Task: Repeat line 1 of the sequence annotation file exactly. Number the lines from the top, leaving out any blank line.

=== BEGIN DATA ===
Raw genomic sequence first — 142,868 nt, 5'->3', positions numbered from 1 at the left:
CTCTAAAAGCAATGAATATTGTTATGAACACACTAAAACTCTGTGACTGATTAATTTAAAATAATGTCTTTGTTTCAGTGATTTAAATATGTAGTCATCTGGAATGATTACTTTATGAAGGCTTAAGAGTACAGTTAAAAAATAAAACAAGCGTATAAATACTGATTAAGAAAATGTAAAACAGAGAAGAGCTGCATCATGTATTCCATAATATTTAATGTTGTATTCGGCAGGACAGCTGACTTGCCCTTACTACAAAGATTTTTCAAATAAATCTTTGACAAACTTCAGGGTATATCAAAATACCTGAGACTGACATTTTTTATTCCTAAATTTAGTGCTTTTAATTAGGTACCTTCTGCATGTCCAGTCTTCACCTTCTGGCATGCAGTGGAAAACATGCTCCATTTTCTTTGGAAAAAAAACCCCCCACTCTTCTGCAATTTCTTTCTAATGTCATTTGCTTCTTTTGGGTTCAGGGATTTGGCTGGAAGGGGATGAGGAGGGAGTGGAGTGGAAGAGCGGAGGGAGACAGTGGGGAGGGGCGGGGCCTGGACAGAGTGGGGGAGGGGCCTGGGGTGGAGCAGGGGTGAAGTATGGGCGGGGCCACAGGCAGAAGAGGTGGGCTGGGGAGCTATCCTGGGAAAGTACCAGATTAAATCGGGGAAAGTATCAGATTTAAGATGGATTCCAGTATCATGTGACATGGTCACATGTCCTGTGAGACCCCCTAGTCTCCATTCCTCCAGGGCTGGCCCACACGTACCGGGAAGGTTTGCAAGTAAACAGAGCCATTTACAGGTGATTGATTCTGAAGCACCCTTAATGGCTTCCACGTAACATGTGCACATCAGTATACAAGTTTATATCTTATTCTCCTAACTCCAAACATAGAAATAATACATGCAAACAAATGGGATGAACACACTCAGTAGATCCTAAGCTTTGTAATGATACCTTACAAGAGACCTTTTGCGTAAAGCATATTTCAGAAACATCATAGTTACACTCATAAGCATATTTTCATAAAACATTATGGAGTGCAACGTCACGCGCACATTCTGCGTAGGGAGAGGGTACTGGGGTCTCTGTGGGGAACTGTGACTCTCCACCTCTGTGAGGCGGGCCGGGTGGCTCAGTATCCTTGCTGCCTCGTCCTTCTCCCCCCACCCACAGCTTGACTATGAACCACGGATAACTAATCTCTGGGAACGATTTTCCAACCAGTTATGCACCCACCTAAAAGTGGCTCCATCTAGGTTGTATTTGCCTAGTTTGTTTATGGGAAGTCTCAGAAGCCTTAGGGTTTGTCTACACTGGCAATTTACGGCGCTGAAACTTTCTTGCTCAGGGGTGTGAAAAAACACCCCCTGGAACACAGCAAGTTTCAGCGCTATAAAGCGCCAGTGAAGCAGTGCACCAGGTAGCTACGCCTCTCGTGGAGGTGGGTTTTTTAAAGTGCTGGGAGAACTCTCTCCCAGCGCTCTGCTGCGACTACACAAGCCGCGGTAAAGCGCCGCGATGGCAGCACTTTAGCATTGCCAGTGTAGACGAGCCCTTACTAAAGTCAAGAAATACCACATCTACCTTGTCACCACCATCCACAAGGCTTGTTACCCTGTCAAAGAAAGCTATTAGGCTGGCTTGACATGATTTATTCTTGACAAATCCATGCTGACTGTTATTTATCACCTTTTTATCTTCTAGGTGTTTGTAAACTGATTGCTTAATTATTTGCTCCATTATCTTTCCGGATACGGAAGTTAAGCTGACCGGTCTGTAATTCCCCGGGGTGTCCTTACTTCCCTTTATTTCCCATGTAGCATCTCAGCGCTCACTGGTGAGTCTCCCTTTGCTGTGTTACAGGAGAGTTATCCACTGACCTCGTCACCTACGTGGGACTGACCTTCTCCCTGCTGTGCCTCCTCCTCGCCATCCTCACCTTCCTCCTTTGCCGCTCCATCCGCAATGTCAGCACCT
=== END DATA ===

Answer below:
Raw genomic sequence first — 142,868 nt, 5'->3', positions numbered from 1 at the left: